T cell responses to OIs in HIV Flashcards Preview

Module 2 > T cell responses to OIs in HIV > Flashcards

Flashcards in T cell responses to OIs in HIV Deck (129):

What is an opportunistic infection?

infections that are more frequent or more severe because of immunosuppresssion in HIV-infected persons


What is the general function of lymphocytes in hte lymph nodes?

response to tissue associated antigen


What is the general function of lymphocytes in the spleen?

response to blood antigen


What is the general function of lymphocytes in MALT?

response to antigen at mucosal surfaces


What is the function of NKTs?

recognise glycolipids via CD1 molecule


What receptors for NKTs express?

TCR and NK1.1


What are anchors in MHC?

invariant residues that bind to allele-specific pockets of Mhc


What happens when T cells meet antigen and are activated?

shift into proliferative state- clonal expansion; cytokine production and differentiation into effectors- T cell subset


What does the uncoating of the viral capsid release?

the pre-integration complex


What is the pre-integration complex routed to nucleopores via?

microtubular network


When integrated into the genome what does the 5'LTR act as?

any eukaryotic promoter


When integrated into the genome what does the 3'LTR act like?

the polyadenylation and termination site


Where do viral structural and enzymatic proteins localise to in the plasma membrane?

lipid rafts


What protein facilitates the viral assembly?

negative effector- Nef


What does gag stand for?

group-specifc antigen


What does gag recruit to allow virions to be released?

components of multivesicular bodies


what is the main risk factor for OI?

CD4 count


Why does HAART protect against OI?

allows restoration of pathogen and HIV specific T cells, and the memory T cell pool which is composed of T cells specific for opportunistic pathogens


Why is there a reduction in HIV-specific CD4 and CD8 effector T cells with HAART?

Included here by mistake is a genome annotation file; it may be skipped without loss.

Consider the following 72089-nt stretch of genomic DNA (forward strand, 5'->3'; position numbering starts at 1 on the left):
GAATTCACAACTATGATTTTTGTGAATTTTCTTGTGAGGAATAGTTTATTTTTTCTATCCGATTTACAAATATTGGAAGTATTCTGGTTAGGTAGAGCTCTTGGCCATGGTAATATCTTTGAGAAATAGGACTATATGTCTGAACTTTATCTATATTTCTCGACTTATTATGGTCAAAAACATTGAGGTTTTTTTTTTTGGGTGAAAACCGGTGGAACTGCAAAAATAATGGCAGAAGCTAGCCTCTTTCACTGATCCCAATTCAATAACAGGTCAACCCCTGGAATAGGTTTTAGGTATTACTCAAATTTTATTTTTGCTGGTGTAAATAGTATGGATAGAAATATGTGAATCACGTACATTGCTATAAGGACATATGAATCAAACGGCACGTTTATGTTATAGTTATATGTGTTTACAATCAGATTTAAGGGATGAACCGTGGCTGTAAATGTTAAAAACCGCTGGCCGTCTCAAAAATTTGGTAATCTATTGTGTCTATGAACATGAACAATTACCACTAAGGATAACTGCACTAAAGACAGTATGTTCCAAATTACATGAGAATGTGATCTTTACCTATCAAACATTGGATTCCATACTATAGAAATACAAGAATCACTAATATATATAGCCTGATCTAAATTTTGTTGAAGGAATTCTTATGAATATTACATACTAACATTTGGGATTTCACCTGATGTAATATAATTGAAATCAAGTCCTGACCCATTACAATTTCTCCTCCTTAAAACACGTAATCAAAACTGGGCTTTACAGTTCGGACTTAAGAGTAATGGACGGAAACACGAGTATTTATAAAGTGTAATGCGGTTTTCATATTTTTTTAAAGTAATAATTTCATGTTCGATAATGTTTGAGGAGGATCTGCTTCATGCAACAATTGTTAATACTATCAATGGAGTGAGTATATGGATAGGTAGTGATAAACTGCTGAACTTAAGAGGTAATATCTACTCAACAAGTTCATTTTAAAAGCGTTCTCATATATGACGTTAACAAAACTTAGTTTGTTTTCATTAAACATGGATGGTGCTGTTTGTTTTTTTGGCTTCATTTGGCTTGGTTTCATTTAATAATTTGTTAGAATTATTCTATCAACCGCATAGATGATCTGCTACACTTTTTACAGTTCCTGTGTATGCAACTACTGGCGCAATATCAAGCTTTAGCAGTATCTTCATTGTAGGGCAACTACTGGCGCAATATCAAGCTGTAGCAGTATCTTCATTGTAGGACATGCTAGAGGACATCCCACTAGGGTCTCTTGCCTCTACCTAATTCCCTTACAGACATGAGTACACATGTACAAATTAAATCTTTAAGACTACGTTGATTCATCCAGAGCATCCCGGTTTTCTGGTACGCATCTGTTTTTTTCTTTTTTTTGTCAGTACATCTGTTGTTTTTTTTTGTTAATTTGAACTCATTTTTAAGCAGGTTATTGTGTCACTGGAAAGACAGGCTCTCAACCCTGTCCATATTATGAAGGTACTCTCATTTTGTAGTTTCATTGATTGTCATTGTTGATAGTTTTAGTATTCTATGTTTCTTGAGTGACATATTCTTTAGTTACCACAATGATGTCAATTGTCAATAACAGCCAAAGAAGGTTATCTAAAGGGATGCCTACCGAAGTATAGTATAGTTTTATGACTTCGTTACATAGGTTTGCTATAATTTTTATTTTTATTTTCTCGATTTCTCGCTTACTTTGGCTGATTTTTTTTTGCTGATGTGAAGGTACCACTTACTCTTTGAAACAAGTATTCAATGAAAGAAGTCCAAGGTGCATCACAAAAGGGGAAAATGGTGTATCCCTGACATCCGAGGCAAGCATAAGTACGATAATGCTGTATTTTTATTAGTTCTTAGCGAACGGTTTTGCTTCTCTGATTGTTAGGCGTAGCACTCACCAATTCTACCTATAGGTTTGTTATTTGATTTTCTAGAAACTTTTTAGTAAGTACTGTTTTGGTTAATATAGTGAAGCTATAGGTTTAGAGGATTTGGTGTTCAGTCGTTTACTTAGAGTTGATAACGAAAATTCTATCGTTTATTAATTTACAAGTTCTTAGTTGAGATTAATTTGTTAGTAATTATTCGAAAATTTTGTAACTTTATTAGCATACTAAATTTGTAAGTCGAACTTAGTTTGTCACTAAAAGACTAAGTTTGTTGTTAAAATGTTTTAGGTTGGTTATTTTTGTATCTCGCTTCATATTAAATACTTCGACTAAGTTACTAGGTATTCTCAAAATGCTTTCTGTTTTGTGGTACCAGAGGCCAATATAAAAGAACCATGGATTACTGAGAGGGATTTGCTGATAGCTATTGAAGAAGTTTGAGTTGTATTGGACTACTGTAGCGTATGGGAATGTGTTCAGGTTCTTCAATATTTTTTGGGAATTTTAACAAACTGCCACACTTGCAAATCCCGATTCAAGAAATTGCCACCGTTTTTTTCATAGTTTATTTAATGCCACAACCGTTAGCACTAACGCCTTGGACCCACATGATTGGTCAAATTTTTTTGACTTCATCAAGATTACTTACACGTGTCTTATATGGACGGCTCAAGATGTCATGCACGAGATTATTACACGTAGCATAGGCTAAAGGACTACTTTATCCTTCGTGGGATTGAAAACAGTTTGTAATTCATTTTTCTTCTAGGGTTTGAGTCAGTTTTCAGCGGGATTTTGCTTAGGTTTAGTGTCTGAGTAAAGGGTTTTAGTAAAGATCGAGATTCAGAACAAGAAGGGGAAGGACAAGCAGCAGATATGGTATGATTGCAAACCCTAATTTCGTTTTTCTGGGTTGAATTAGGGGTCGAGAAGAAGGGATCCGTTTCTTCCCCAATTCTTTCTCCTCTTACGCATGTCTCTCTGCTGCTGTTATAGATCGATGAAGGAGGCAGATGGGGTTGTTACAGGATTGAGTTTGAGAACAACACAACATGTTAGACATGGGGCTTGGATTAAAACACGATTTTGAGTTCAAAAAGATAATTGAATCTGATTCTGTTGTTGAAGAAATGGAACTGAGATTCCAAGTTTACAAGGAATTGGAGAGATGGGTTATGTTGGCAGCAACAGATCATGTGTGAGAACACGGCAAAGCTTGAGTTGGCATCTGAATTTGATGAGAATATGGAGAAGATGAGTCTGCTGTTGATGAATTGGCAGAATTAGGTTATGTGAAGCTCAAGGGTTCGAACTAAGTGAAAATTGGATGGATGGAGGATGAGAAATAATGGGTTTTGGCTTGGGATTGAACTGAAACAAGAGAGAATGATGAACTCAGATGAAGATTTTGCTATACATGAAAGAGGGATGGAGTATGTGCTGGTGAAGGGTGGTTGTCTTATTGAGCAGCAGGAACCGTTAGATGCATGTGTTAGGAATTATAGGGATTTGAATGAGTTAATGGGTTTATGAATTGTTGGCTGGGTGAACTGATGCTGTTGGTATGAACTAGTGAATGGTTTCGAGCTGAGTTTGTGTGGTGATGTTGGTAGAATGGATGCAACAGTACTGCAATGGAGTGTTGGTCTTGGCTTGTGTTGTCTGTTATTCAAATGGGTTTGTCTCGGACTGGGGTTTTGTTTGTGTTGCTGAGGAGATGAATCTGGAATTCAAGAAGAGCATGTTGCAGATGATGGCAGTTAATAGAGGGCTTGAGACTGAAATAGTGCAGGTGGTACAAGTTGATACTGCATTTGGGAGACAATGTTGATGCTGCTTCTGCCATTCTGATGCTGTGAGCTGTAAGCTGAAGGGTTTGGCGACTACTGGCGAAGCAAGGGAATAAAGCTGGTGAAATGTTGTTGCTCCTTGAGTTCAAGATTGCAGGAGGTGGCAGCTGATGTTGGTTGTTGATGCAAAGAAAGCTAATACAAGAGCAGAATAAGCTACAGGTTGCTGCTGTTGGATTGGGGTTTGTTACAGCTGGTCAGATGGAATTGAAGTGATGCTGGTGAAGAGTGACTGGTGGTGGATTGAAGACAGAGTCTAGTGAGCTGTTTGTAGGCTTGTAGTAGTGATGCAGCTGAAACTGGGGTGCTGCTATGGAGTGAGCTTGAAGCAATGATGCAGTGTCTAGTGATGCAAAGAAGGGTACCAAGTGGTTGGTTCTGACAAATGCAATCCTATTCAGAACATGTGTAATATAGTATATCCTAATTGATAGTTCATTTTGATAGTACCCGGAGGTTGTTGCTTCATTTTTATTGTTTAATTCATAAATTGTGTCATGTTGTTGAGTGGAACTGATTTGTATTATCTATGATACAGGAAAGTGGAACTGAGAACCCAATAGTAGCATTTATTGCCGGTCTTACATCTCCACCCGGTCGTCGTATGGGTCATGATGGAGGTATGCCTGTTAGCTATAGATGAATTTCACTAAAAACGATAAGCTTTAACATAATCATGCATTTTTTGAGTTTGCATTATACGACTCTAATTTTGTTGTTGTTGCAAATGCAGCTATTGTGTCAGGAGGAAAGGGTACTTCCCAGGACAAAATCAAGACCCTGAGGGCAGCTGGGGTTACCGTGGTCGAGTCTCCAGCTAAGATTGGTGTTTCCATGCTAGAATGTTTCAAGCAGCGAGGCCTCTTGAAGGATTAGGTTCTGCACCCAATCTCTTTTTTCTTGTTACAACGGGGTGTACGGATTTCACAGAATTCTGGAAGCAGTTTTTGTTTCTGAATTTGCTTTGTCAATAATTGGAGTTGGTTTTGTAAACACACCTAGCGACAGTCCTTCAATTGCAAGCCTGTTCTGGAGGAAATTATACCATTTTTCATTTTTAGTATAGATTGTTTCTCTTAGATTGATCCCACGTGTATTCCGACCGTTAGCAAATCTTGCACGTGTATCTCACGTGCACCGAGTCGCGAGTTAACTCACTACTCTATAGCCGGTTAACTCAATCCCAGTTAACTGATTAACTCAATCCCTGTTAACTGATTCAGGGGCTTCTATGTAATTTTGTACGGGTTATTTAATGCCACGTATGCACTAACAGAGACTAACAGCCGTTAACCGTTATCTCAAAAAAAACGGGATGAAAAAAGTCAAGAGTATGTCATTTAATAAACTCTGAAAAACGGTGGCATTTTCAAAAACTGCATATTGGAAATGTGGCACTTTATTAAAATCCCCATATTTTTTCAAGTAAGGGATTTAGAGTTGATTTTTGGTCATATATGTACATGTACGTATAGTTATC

decrease in HIV-RNA load


what type of immunity is required for PCP?

cell mediated


What is the lung injury in PCP associated with?

inflammatory response not just pathogen burden


Why do HIV patients not have an increase in all infections?

get infections that rely upon cell-mediated immunity


What cell type are essential for clearance of PCP?

Cd4 - SCID mice injected with CD4 have lowest pathogen burden and highest inflammation, Cd8 cells cannot lcear PCP


Which cells contribute to the respiratory compromise seen with PCP?

Cd8 cells and neutrophils- mice without had no lung impairment, and when CD4 were knocked out, there was the decrease in lung function


What happens when there is Cd4 and Cd8 depletion in mice with PCP?

infection but normal lung compliance and respiratory rate


What happens with CD4 deficiency in PCP?

PCP is not lceared, CD8 dominates with inflammation


What does immune reconstitution of CD4 cells allow with PCP?

cd4 infiltrate with intense inflammation but eventual pathogen clearance


What is the rationale of PCP treatment?

reduce pathogen burden with anti-PCP antibiotics- co-trimoxazole; control inflammatory response with steroids; treat HIV


What type of virus is CMV?

beta human herpes virus type 5


What is the seroprevalence in US of CMV in the over 80s?



How does the priamry injfection with CMV in healthy individuals initate?

replication in the mucosal epithelium


Which cells does CMV disseminate into?

monocytic cells of myeloid lineage


What happens when latently infected monocytes differentate into macrophages?

initiation of productive infection